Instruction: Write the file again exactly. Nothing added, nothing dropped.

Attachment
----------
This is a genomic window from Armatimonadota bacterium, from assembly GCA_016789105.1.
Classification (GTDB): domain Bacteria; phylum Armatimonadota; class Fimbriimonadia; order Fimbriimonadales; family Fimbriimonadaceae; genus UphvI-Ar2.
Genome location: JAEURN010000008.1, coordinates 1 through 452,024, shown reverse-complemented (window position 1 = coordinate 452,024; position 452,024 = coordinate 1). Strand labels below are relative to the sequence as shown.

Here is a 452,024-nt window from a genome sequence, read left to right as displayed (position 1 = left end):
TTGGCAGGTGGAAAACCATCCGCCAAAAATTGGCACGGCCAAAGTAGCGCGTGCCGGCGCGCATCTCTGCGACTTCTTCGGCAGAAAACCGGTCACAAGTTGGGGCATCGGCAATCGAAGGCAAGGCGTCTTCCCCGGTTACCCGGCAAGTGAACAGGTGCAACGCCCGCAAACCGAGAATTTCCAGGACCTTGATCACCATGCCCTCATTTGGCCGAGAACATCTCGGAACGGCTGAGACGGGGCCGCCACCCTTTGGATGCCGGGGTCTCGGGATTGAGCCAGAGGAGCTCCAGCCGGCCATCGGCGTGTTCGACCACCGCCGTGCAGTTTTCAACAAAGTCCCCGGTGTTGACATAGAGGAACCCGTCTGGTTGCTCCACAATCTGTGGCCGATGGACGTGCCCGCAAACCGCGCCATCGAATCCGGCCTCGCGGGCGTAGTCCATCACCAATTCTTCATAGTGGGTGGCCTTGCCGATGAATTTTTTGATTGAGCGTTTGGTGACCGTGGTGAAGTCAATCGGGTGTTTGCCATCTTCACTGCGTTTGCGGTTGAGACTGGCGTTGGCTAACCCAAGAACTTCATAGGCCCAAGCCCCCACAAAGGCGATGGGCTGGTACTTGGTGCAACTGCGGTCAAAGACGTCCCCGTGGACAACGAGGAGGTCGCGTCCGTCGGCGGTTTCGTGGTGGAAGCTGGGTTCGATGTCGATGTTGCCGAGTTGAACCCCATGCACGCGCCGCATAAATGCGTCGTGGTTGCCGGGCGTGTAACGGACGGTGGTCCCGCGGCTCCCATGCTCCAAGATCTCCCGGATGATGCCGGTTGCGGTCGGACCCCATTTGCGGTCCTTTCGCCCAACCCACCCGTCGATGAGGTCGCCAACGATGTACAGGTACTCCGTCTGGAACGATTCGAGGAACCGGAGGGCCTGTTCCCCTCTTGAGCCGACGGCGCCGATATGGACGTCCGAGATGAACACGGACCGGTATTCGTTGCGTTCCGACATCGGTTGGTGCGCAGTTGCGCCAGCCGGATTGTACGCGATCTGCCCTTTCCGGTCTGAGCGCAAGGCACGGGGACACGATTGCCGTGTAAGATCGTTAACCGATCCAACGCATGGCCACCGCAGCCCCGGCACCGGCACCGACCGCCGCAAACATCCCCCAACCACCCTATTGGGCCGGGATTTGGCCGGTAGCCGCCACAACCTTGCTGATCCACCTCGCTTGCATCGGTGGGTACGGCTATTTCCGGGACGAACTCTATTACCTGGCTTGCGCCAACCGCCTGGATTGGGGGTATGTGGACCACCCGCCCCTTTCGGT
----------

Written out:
This is a genomic window from Armatimonadota bacterium, from assembly GCA_016789105.1.
Classification (GTDB): domain Bacteria; phylum Armatimonadota; class Fimbriimonadia; order Fimbriimonadales; family Fimbriimonadaceae; genus UphvI-Ar2.
Genome location: JAEURN010000008.1, coordinates 1 through 452,024, shown reverse-complemented (window position 1 = coordinate 452,024; position 452,024 = coordinate 1). Strand labels below are relative to the sequence as shown.

Here is a 452,024-nt window from a genome sequence, read left to right as displayed (position 1 = left end):
TTGGCAGGTGGAAAACCATCCGCCAAAAATTGGCACGGCCAAAGTAGCGCGTGCCGGCGCGCATCTCTGCGACTTCTTCGGCAGAAAACCGGTCACAAGTTGGGGCATCGGCAATCGAAGGCAAGGCGTCTTCCCCGGTTACCCGGCAAGTGAACAGGTGCAACGCCCGCAAACCGAGAATTTCCAGGACCTTGATCACCATGCCCTCATTTGGCCGAGAACATCTCGGAACGGCTGAGACGGGGCCGCCACCCTTTGGATGCCGGGGTCTCGGGATTGAGCCAGAGGAGCTCCAGCCGGCCATCGGCGTGTTCGACCACCGCCGTGCAGTTTTCAACAAAGTCCCCGGTGTTGACATAGAGGAACCCGTCTGGTTGCTCCACAATCTGTGGCCGATGGACGTGCCCGCAAACCGCGCCATCGAATCCGGCCTCGCGGGCGTAGTCCATCACCAATTCTTCATAGTGGGTGGCCTTGCCGATGAATTTTTTGATTGAGCGTTTGGTGACCGTGGTGAAGTCAATCGGGTGTTTGCCATCTTCACTGCGTTTGCGGTTGAGACTGGCGTTGGCTAACCCAAGAACTTCATAGGCCCAAGCCCCCACAAAGGCGATGGGCTGGTACTTGGTGCAACTGCGGTCAAAGACGTCCCCGTGGACAACGAGGAGGTCGCGTCCGTCGGCGGTTTCGTGGTGGAAGCTGGGTTCGATGTCGATGTTGCCGAGTTGAACCCCATGCACGCGCCGCATAAATGCGTCGTGGTTGCCGGGCGTGTAACGGACGGTGGTCCCGCGGCTCCCATGCTCCAAGATCTCCCGGATGATGCCGGTTGCGGTCGGACCCCATTTGCGGTCCTTTCGCCCAACCCACCCGTCGATGAGGTCGCCAACGATGTACAGGTACTCCGTCTGGAACGATTCGAGGAACCGGAGGGCCTGTTCCCCTCTTGAGCCGACGGCGCCGATATGGACGTCCGAGATGAACACGGACCGGTATTCGTTGCGTTCCGACATCGGTTGGTGCGCAGTTGCGCCAGCCGGATTGTACGCGATCTGCCCTTTCCGGTCTGAGCGCAAGGCACGGGGACACGATTGCCGTGTAAGATCGTTAACCGATCCAACGCATGGCCACCGCAGCCCCGGCACCGGCACCGACCGCCGCAAACATCCCCCAACCACCCTATTGGGCCGGGATTTGGCCGGTAGCCGCCACAACCTTGCTGATCCACCTCGCTTGCATCGGTGGGTACGGCTATTTCCGGGACGAACTCTATTACCTGGCTTGCGCCAACCGCCTGGATTGGGGGTATGTGGACCACCCGCCCCTTTCGGT